In the 1
century C.E., Egypt became an important overseas market for Indian cottons. By the next century, there was a strong demand for these textiles, both in the Mediterranean and in East Africa, and by the 5
century, they were being traded in Southeast Asia. The Indian textile trade continued to grow throughout the next millennium. Even after the arrival of European ships in Asian ports at the turn of the 16
century, it continued unscathed. According to one textile expert, “
India virtually clothed
by the mid-
1700s. The subcontinent’s position was not undermined until Britain’s Industrial
Revolution, when steam engines began to power the production of cotton textiles. Another strand in the process of southernization, the search for new sources of bullion, can be traced back in India to the end of the Mauryan Empire [321-185 B.C.E.]. During
Mauryan rule, Siberia had been India’s main source of gold, but nomadic disturbances in
Central Asia disrupted the traffic between Siberia and India at about the time that the Mauryans fell. Indian sailors then began to travel to the Malay Peninsula and the islands
of Indonesia in search of an alternative source, which they most likely ‘discovered’ with
the help of local peoples who knew the sites. [This is generally the case with bullion discoveries, including those made by Arabs and Europeans.] What the Indians, and others later on, did do was to introduce this gold to international trade routes.
The Indians’ search for gold may also have led them to the shores of Africa. Although its
interpretation is controversial, some archaeological evidence suggests the evidence of Indian influence on parts of East Africa as early as 300 C.E. There is also one report that
gold was being sought in East Africa by Ethiopian merchants, who were among India’s
most important trading partners. The 6
century Byzantine geographer Cosmas Indicopleustes described Ethiopian merchants who went to some location inland from the East African coast to obtain gold.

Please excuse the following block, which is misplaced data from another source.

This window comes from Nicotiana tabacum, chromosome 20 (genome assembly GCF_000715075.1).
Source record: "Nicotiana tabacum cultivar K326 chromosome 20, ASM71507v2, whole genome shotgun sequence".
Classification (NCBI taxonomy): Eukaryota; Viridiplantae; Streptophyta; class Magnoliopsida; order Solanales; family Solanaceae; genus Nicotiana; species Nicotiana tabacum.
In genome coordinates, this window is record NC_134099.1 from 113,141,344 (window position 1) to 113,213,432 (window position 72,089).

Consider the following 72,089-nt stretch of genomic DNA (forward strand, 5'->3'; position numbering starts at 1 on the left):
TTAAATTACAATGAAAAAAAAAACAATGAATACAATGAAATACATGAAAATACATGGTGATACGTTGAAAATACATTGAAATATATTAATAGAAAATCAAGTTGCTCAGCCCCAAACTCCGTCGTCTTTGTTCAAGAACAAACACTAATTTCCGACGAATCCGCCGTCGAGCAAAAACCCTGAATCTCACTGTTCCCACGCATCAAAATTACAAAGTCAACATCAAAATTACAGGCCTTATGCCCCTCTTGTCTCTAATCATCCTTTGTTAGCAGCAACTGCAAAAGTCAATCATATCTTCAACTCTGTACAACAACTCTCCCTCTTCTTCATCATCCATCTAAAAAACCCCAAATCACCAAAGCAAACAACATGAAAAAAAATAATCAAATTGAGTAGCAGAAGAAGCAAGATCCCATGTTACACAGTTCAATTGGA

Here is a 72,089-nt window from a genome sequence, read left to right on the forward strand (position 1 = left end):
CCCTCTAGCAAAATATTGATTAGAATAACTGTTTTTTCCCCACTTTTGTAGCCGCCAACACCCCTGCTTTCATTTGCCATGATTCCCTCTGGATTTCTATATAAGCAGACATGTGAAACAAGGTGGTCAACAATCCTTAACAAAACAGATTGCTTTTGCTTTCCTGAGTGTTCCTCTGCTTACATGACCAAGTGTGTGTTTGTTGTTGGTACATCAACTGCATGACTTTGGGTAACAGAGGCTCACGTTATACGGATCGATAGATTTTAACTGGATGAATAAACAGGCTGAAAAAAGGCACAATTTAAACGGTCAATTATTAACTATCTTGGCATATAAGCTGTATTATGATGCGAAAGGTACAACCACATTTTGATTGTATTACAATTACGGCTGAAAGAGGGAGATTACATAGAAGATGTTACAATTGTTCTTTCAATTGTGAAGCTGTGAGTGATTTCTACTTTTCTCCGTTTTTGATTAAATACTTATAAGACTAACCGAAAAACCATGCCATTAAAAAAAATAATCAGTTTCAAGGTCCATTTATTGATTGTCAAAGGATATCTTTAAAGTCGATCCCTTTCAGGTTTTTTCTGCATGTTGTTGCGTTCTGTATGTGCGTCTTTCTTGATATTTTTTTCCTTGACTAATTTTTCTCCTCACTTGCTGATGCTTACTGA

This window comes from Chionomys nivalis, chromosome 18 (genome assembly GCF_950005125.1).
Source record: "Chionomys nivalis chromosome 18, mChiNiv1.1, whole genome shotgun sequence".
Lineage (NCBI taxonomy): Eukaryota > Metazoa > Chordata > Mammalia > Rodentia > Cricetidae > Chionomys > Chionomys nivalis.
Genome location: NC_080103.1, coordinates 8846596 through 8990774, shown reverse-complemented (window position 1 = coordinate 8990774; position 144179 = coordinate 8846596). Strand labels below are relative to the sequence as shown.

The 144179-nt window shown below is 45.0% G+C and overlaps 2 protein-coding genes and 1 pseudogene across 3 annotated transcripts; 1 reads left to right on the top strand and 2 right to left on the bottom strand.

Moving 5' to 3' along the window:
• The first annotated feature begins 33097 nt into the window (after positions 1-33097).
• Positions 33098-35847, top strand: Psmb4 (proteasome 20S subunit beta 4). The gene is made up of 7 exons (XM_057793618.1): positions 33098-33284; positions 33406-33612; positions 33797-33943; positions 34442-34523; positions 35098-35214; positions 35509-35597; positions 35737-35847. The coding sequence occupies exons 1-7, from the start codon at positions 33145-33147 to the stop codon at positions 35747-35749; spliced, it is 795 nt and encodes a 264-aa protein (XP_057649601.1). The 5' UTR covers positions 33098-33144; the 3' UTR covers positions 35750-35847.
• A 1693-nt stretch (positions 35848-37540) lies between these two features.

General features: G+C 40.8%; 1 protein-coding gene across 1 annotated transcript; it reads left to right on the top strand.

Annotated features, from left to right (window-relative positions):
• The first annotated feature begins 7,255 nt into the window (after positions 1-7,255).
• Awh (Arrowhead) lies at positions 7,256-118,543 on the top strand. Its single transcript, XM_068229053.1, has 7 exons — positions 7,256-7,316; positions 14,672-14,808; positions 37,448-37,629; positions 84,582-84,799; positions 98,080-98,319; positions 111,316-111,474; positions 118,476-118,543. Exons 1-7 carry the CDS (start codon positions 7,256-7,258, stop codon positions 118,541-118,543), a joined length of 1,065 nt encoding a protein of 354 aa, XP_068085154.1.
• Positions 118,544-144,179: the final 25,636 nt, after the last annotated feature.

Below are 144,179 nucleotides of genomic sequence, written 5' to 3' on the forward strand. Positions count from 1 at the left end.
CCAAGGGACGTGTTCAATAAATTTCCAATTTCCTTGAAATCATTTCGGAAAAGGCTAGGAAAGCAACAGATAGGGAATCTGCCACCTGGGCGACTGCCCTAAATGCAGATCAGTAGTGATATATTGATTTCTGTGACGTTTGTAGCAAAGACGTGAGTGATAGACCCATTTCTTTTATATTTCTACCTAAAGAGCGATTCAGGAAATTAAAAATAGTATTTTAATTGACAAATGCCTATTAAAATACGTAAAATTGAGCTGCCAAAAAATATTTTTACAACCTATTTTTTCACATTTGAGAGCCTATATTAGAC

Every other year they would sail far to the south, then march inland, and in return for various made-up articles they would come back laden with ingots of gold
.” The fact that
the expeditions left every other year suggests that it took 2 years to get to their destination and return. If so, their destination, even at this early date, may have been Zimbabwe. The wind patterns are such that sailors who ride the monsoon south as far as Kilwa can catch the return monsoon to the Red Sea areas within the same year. However, if they go beyond Kilwa to the Zambezi River, from which they might go inland to Zimbabwe, they cannot return until the following year. Indian voyages on the Indian Ocean were part of a more general development, more or less contemporary with the Mauryan Empire, in which sailors of various nationalities began to knit together the shores of th
e “Southern Ocean”, a Chinese term referring to all
the waters from the South China Sea to the eastern coast of Africa. During the period, there is no doubt that the most intrepid sailors were the Malays, peoples who lived in what is now Malaysia, Indonesia, the southeastern coast of Vietnam, and the Philippines. Sometime before 300 B.C.E., Malay sailors began to ride the monsoons, the seasonal winds that blow off the continent of Asia in the colder months and onto its shores in the
Khan Sharyar Questons for ShaFer’s Artcle on “SouThernizaton” 1. WhaT is Ms. ShaFer’s Thesis in The artcle? Southernizaton is like Westernization but the South (Asia, Middle East parts of North Africa) spread its innovations to the world. For example, cotton, spices, silk, rice, mathematics, and sugar, trading networks. 2. WhaT does The auThor mean by “SouThernizaton”? To refer to a quick spreading process that began in Southern Asia and spread from there to various other places around the globe. 3. How is The “SouTh” de±ned in her artcle? In the article it is de±ned as China, Arab countries, Southeast Asia and India (India and Pakistan) 4. LisT The ideas, The agriculTural, mineral, and manufacTured producTs and The inventons ThaT she associaTes wiTh “SouThernizaton.” Some things the author associates with “Southernization” are but not limited to; Cotton, silk, spices, rice, mathematics, sugar, Gunpowder, Compass, printing, numerals, zero, coins, gold, and silver.